Site Isolation has been enabled on Chrome Beta, and it will be released with Google Chrome version 67. This feature was first introduced in Google Chrome 63, but it wasn’t enabled until now.
We have enabled Site Isolation on Chrome Beta to ensure we get as much coverage as possible before making it the default. If you hit issues https://t.co/aOhzzcmMD8 has instructions. Help us find any functional bugs so we can fix them in timely manner before hitting stable Chrome!
— Nasko Oskov (@nasko) March 29, 2018
So what is Site Isolation?
To understand it, let’s take a look at the sandbox process model of Chrome. Here, each tab is allocated its own process for security reasons. The idea is to prevent the whole web browser from crashing down in case one of the tabs crashes.
Running multiple system processes also helps in blocking malware in a particular tab from sucking data of another tab through isolation. Also, this system allowed the use of shared process for related web pages.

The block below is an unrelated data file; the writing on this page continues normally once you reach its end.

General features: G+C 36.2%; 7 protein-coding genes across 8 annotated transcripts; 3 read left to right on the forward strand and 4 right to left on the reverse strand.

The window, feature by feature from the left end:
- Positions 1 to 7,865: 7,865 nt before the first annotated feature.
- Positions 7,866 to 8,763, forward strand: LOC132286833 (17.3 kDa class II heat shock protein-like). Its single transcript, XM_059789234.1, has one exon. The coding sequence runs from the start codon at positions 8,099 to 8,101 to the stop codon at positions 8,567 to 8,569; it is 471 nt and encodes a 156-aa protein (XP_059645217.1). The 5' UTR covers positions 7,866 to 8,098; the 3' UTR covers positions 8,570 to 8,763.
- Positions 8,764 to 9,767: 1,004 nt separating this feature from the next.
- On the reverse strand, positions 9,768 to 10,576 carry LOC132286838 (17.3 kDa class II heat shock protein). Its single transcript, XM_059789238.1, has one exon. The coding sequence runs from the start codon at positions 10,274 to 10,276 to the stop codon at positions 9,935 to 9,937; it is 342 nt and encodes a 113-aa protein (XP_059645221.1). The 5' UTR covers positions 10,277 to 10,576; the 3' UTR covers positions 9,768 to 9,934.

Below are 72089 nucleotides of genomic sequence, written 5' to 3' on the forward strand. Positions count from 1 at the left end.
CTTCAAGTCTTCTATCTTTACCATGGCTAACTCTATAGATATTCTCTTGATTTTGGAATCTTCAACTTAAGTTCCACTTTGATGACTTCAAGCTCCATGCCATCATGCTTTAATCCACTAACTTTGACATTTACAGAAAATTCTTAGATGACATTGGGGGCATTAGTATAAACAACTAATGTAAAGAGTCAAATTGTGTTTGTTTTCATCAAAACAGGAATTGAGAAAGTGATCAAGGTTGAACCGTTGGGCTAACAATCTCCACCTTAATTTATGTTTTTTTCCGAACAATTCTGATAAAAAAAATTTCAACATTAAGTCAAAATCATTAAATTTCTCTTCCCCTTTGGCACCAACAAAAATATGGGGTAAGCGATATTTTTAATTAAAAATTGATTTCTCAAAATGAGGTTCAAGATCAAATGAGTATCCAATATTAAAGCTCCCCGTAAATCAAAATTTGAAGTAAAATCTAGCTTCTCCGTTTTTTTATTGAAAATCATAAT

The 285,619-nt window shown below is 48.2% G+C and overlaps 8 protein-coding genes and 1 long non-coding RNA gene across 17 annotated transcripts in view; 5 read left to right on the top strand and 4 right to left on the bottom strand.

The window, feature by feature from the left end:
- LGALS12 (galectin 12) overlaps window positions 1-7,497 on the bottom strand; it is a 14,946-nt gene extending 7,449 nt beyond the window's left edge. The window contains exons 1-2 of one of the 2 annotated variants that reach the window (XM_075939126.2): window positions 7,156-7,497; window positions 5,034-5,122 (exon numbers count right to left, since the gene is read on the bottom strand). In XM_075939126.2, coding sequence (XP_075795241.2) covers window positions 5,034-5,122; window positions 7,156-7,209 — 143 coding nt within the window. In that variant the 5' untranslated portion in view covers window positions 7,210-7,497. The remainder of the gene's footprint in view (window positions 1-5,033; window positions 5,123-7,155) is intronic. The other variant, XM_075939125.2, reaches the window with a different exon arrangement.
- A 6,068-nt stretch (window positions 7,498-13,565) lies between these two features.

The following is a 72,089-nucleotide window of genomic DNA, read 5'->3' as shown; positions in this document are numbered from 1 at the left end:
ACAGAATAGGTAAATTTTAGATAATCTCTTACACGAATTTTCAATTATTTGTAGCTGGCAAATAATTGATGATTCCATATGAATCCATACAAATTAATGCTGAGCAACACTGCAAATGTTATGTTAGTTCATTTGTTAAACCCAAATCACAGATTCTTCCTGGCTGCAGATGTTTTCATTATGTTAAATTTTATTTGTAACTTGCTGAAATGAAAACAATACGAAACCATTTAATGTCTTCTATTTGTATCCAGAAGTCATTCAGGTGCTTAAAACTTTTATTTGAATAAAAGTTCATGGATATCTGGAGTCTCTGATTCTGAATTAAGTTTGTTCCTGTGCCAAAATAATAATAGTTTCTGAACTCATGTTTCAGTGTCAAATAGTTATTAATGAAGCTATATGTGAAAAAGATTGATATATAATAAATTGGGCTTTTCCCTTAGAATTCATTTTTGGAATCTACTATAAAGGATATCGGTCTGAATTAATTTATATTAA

For instance, if you open a single tab and browse multiple websites, then all the sites would share the same process. In case you open a link from a tab, then the new tab would also share the same process being a “related” page.
But this is about to change with the introduction of Site Isolation as it is a stricter process model where each new website is allocated a new process.
Here, shared process system has been eliminated to create separate tabs that have their own system process, and no exceptions are allowed.
Pros and cons of Site Isolation
This new feature would definitely increase the security of Chrome. The only downside to this would be the increased memory usage — something which is already criticized by users.
Even though Google Chrome has successfully established itself as a fast web browser that is used by millions of users, its heavy use of system resources has garnered a lot of criticism.
Apparently, the amount of RAM used by Chrome is far greater than other browsers and with the new Site Isolation features, Chrome’s memory usage is expected to increase by 10 to 20%.